5 Of The Worst Loot Box & Micro-transaction Designs In Gaming

With the recent announcement that Battlefield 5 is doing away with loot boxes it seems that the age of loot boxes is coming to a close, or at least we hope so. For a few years already loot boxes have become a part of the video game industry and have aggravated gamers all around the world. Loot boxes have even been ruled as gambling in some countries in the world, and are to be banned from video games in these specific countries. However, gambling for cosmetics is one thing, but gambling for in-game power and characters is something else entirely and these games had some of the worst loot box and micro-transaction implementation to date.


Star Wars: Battlefront 2

How can you talk about bad loot box design and not talk about this game. This game had probably the most predatory loot box system to date. The game required you to purchase loot boxes in order to actually become stronger, which meant that players that spent the most money were also the most powerful. It took ages to grind for even the weakest of power-ups, and the store button was pushed in your face the entire time to tempt players with a weaker will to purchase upgrades.

The worst of all, and probably the one thing that sparked a massive outrage, was that Luke Skywalker and Darth Vader were locked behind a paywall. Two of the most beloved characters in the Star Wars universe were unavailable except through hours upon hours of grinding, even though you already paid $60 to own the game. The outrage that followed was so large that Disney themselves contacted EA to force them to change the system, which they did, but ever so slightly.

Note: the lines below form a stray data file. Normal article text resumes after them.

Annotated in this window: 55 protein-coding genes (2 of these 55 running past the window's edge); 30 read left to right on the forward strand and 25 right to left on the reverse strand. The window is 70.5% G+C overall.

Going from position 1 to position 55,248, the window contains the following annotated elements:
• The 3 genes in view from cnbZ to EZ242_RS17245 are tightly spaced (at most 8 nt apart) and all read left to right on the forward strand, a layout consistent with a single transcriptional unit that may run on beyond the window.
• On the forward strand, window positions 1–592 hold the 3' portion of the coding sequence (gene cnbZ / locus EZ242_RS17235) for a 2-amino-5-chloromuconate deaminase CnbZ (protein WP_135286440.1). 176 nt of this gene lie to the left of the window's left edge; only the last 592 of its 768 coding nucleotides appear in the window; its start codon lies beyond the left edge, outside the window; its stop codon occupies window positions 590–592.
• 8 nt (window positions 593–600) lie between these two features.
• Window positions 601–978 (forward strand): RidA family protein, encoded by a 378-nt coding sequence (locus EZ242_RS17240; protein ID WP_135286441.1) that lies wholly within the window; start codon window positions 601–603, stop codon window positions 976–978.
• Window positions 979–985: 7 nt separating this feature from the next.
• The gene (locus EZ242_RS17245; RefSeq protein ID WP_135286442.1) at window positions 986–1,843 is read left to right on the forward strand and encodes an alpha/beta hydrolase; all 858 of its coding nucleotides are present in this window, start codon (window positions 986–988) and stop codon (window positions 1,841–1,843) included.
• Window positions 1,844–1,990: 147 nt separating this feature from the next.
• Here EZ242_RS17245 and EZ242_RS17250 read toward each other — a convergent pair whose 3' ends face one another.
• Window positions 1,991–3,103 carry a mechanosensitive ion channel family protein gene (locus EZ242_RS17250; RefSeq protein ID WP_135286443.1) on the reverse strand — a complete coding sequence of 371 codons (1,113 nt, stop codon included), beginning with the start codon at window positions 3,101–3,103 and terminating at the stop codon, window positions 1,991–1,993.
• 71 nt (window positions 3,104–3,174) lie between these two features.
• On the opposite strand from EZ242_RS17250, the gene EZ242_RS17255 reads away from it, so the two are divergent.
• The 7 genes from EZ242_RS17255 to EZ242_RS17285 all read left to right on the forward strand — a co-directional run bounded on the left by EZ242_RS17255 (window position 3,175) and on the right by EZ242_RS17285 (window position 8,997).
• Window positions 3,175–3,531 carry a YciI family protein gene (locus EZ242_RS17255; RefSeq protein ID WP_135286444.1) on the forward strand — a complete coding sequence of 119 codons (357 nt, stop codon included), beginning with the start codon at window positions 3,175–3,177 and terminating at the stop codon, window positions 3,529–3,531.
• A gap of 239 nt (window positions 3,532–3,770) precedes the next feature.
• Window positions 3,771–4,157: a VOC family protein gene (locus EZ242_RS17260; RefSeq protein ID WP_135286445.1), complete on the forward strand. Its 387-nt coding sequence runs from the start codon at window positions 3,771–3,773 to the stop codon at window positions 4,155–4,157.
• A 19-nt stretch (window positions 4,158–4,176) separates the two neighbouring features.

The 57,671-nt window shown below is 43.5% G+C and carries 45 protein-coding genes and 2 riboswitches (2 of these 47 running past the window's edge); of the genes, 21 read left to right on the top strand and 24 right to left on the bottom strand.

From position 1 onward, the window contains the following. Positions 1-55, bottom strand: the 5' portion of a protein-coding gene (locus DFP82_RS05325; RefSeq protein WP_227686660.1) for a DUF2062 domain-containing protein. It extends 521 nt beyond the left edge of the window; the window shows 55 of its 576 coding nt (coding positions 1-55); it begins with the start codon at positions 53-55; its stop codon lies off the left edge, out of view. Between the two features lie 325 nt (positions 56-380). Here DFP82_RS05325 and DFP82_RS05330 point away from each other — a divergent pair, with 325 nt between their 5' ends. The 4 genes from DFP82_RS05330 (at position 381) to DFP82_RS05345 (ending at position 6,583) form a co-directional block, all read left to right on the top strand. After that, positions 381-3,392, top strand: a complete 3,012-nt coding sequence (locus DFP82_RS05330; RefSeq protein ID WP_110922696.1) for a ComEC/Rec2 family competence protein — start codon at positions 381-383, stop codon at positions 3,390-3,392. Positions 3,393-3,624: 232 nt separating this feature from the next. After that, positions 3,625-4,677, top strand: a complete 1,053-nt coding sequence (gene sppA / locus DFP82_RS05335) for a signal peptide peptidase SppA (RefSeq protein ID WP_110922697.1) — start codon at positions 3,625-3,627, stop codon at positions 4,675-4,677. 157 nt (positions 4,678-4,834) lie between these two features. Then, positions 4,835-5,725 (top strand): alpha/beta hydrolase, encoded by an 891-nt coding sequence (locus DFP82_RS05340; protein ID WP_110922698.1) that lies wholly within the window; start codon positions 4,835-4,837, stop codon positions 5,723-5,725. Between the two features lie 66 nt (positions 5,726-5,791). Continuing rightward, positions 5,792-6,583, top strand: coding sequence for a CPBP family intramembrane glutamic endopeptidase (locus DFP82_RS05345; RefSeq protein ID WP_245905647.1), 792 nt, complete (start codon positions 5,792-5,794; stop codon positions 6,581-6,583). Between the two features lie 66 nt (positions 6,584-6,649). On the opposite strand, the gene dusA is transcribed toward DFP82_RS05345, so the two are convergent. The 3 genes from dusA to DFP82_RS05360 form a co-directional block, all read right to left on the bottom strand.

Middle-Earth: Shadow of War

Another game that is notorious for their toxic loot box and micro-transaction system. Shadow of war was a sequel to the much beloved Shadow of Mordor, and in terms of gameplay it delivered, however there was one thing that held the game back from being a success, micro-transactions. The game is centered around recruiting orcs for your army but the strongest orcs all come from loot boxes. For the majority of the game this is no problem, but for the endgame having the most powerful orcs is an absolute necessity forcing people to either grind away or purchase loot boxes. The worst thing of all though, is that the orcs die most of the time anyway, completely wasting your time or money.

The game frustrated many fans as they were unable to even finish the game without spending real money. This is some absolutely awful design as the customers had already paid full price for the game in the first place. Monolith studios has since announced that micro-transactions will be removed from the game, but the damage has already been done.

Forza Motorsport 7

Another game that has been hailed as a king of bad micro-transaction design. The game used a difficulty-based reward system that gave you more credits depending on how much you handicapped yourself during a race. Turning off certain functions that help players assist with driving, like the lines indicating the optimal route, would earn you more credits, allowing you to buy more loot boxes. While in the store, an announcer would constantly urge the player to purchase more loot boxes.